If you know me at all, then you know I'm slightly obsessed with plants. Also, you know that pretty much nothing survives after spending a full week with me. Plants die within days. My beloved pet fish lasted a whole eight days (a new personal record). I'm a mess when it comes to taking care of things, basically.
But not cacti. I love cactus plants because they're pretty much the easiest things to take care of - plus, they liven up a space like nothing else can. So you can only imagine how happy I was to learn about UQAM's upcoming cactus sale.
UQAM is holding a cactus sale on April 13 (that's tomorrow!) at their Judith-Jasmin Pavillion (405 Rue Sainte-Catherine E). The sale isn't just about expediting beautiful, Instagram-worthy plants, though: It's being put on in order to help fund students' international internships to Togo, Senegal, and El Salvador, under the QSF program.
Oh, and the best part? Cactus plants are going from $5-$10 each, which is a pretty legit price, considering you're getting a gorgeous cactus plant and the added benefit of helping out university students.
On December 30, 2021, François Legault announced a handful of restrictions across Quebec, which included the closure of indoor dining and places of worship, and the postponement of a return to in-person learning at schools in the new year. In a January 13 Facebook post, Legault confirmed elementary and high school students would be returning to class as of Monday, January 17. But what about university students?
Montreal CEGEPs and universities also reverted to remote learning, however, things are looking a little different for students returning to in-person classes at post-secondary institutions. Premier Legault stated in a January 12 post that while universities could reopen their doors as of the 17th, they are being given extra leeway to determine the exact date in which in-person classes could resume.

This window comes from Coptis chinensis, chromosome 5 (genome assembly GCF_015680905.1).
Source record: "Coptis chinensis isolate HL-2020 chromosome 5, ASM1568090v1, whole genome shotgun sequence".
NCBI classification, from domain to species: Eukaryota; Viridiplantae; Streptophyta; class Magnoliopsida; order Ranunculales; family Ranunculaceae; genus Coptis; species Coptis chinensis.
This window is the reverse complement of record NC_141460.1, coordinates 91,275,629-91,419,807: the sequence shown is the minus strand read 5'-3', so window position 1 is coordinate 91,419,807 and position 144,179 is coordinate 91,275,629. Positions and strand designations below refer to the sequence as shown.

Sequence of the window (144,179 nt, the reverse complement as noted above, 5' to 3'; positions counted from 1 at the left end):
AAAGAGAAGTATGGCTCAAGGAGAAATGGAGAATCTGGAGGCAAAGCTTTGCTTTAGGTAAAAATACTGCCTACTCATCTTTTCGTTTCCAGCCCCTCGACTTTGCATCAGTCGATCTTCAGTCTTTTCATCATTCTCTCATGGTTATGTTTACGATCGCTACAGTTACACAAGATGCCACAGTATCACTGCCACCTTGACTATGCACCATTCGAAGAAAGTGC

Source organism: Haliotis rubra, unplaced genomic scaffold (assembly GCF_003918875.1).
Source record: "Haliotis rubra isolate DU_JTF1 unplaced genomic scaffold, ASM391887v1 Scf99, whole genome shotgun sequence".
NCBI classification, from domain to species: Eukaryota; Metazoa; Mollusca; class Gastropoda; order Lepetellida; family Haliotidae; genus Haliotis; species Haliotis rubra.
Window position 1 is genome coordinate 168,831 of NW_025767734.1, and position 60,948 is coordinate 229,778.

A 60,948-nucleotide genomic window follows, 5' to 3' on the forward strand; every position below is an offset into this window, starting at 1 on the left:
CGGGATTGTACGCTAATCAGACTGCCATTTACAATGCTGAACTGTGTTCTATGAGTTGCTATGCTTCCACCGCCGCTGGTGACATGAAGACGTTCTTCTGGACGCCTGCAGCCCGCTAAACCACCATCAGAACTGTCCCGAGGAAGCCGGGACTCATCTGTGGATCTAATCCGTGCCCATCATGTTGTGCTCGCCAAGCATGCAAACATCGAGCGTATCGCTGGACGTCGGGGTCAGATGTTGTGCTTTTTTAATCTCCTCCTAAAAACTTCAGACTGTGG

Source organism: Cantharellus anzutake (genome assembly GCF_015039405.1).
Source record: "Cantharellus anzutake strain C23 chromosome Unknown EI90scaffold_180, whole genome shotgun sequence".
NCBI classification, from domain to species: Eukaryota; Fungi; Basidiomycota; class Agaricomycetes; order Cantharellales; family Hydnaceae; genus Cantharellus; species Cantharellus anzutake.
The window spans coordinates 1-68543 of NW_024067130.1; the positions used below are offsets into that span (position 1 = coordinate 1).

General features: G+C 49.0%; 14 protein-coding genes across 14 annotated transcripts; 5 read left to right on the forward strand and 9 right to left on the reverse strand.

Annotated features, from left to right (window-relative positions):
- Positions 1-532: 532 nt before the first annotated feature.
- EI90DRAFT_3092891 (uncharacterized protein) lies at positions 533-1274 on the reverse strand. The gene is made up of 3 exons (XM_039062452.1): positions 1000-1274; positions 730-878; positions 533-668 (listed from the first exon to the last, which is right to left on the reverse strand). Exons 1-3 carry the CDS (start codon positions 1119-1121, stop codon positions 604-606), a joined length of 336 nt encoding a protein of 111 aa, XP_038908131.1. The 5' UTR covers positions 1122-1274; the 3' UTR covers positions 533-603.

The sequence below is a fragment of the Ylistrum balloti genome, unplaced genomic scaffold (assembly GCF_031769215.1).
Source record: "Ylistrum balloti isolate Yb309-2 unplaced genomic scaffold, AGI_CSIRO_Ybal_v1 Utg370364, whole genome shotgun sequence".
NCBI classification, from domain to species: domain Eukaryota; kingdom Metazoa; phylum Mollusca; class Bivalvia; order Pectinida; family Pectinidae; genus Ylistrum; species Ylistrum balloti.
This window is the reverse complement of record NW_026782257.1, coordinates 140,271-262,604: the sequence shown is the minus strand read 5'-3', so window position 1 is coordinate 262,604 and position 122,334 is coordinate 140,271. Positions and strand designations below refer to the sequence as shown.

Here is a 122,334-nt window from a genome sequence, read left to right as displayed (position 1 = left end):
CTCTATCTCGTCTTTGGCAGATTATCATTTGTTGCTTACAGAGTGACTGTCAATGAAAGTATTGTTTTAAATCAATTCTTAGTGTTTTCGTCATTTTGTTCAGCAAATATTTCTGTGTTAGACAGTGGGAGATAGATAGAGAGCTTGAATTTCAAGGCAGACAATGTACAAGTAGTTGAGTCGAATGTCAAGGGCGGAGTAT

Concordia University students are expected to return back to in-person learning on February 3, per a recent news notice. Vannina Maestracci, the university spokesperson, revealed that the initial date was extended beyond January 20, and any possibility of a further extension will be relayed to the community as soon as possible.
The Concordia Library and Birks Student Service Centre remain open, along with a number of designated break areas for students to eat. As for mask requirements, students will be expected to wear procedure masks "when entering university buildings and using shared indoor spaces," including classrooms, the university states.
In-person learning will be returning even earlier for McGill University students. With "Tier 1" activities (labs, etc.) having been in-person since January 10, most instruction will be moving from online to in-person as of January 24. McGill's media relations rep, Katherine Gombay issued a statement that despite plans for return, the university remains flexible with contingency plans put into place in case the COVID-19 situation changes.
Université de Montreal is expected to return to in-person sessions as of January 31,* although their libraries have remained open. The university has also made it clear that the use of masks is "mandatory" across campus for all activities at all times.
The Université du Québec à Montréal (UQAM) has also stated that remote learning will take place until January 31.* However, many activities in which face-to-face teaching is essential will return as early as January 24.